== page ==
Lucy and Joshua are both executive assistants. Their respective publishing companies have merged and the two of them are sharing an office while the co-CEOs try to figure out how to merge two such different corporate cultures. That Lucy and Joshua hate each other makes the office tense. That they both want the newly announced position, which would be a huge promotion and would make one of them the other's boss, makes things more than tense. They play petty games with each other, make sniping comments, report each other to HR for policy infractions, adjust their work hours to try and outstay each other, and generally try to discomfit the other. They seem to be complete opposites in terms of personality as well. Lucy is quirky, bubbly, and endearing and she craves everyone's approval. She grew up on a strawberry farm and collects Smurfs. Joshua is reserved and aloof; he's corporate-minded and doesn't care if people like him. They really are like chalk and cheese. Until they aren't anymore. They've always been hyper-attentive to each other (she notices his shirt color rotation; he notices when she smiles) but strangely, it takes the competition for the promotion to make them more aware of each other as good people rather than the enemy. Once they start to fall for each other, opening themselves up and making themselves vulnerable to each other, the question is whether this contested promotion will keep them from the relationship it is clear they should have or if they can get past it to be together.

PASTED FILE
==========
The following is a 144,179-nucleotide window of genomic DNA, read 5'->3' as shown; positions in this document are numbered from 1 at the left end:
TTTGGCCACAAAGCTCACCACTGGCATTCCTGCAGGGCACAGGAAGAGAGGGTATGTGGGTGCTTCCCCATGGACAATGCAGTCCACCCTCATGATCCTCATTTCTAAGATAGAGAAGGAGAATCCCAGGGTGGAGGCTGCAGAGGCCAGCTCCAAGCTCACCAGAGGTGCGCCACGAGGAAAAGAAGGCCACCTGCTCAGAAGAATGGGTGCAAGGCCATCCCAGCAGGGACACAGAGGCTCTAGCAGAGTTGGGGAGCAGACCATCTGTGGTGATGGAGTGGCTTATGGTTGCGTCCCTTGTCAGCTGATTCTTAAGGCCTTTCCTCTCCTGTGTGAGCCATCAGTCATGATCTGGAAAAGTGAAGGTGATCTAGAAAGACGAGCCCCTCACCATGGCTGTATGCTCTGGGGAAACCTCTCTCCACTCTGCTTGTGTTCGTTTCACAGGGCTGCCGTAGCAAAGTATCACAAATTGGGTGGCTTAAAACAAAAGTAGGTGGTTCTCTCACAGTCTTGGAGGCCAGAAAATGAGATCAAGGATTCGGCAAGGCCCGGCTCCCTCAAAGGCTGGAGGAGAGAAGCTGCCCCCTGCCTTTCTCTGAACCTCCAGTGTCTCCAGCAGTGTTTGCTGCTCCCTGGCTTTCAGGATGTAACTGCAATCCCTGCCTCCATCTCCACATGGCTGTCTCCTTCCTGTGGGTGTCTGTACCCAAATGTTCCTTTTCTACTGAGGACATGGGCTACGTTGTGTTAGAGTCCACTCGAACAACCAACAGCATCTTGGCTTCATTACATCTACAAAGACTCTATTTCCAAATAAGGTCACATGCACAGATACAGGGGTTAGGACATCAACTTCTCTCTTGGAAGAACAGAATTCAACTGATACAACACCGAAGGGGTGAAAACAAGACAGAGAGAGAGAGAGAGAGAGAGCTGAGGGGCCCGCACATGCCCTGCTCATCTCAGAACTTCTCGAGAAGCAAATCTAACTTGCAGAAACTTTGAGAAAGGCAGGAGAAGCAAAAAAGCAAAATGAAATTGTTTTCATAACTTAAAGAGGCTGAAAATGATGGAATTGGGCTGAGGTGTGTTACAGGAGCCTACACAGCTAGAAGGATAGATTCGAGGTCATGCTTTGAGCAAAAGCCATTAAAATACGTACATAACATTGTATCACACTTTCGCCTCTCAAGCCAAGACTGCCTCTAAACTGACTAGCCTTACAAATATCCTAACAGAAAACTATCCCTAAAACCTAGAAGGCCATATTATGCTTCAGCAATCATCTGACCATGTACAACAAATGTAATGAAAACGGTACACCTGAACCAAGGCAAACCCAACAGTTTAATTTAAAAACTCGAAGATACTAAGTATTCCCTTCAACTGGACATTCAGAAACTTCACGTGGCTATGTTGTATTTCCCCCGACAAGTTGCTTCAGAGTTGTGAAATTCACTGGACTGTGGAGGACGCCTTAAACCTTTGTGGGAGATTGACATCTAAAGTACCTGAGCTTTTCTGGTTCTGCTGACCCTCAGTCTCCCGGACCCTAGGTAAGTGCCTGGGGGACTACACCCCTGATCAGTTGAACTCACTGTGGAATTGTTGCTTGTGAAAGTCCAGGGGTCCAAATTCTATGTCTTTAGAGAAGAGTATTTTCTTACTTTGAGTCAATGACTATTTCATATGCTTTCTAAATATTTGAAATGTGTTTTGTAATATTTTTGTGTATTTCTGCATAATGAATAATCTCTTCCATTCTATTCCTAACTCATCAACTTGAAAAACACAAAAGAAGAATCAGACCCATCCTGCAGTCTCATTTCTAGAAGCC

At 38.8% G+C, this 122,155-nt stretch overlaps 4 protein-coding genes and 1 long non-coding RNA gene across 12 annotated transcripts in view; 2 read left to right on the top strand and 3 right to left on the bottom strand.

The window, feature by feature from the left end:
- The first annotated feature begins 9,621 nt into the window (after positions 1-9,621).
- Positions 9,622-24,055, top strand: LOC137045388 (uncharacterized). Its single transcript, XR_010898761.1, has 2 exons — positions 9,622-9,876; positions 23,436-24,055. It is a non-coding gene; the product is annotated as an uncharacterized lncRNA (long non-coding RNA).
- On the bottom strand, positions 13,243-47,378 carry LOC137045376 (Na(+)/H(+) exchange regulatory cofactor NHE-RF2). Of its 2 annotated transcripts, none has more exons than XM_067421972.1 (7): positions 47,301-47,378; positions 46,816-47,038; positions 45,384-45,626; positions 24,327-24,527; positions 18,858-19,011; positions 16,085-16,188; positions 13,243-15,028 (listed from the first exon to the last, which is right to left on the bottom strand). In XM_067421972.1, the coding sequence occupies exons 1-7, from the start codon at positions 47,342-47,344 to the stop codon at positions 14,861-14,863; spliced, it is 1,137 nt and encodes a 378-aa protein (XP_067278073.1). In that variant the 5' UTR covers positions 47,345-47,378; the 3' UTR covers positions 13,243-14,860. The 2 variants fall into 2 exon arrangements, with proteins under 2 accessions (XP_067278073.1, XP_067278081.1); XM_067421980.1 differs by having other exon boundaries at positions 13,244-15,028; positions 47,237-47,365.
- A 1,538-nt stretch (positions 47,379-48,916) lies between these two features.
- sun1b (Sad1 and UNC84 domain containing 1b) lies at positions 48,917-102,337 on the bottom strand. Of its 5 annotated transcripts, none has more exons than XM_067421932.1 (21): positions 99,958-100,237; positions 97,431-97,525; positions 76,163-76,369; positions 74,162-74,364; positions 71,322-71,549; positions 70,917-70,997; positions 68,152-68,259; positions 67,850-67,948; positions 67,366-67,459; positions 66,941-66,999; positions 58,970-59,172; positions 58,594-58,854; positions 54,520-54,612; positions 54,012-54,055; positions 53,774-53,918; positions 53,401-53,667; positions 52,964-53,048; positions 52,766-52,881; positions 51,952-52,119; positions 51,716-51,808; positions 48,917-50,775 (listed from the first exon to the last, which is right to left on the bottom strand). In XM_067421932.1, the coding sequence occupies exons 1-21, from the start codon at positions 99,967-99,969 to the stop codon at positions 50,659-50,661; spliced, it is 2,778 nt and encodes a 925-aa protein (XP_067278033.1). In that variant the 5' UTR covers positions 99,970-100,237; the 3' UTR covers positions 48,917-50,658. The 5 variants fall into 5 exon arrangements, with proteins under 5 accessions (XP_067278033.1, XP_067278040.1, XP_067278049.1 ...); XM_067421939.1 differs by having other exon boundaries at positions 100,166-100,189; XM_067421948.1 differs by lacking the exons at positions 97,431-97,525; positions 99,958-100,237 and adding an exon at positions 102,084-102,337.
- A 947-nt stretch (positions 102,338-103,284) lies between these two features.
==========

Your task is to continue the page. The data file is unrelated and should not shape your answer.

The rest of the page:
The novel is light and fluffy although it does briefly touch on the idea of chasing your dream and the importance of having supportive people and family behind you. Lucy and Joshua end up being likable characters although they start off as annoying and childish as middle schoolers. The novel is told entirely from Lucy's perspective and she can come across as immature and silly at times, especially when she's busy disliking Joshua. The first person narration makes it a little strange that she mentions several times how tiny she is with comments about her diminutive paws and the like. The romance dominates the plot with the work drama being much more secondary and although this isn't quite a fully fledged romance novel, the eventual sex scenes are fairly detailed so non-romance readers should be warned about that. Over all, it is a quick and cute, if rather predictable, beachy kind of read.
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Thanks to Trish from TLC Book Tours and the publisher for sending me a copy of this book to review.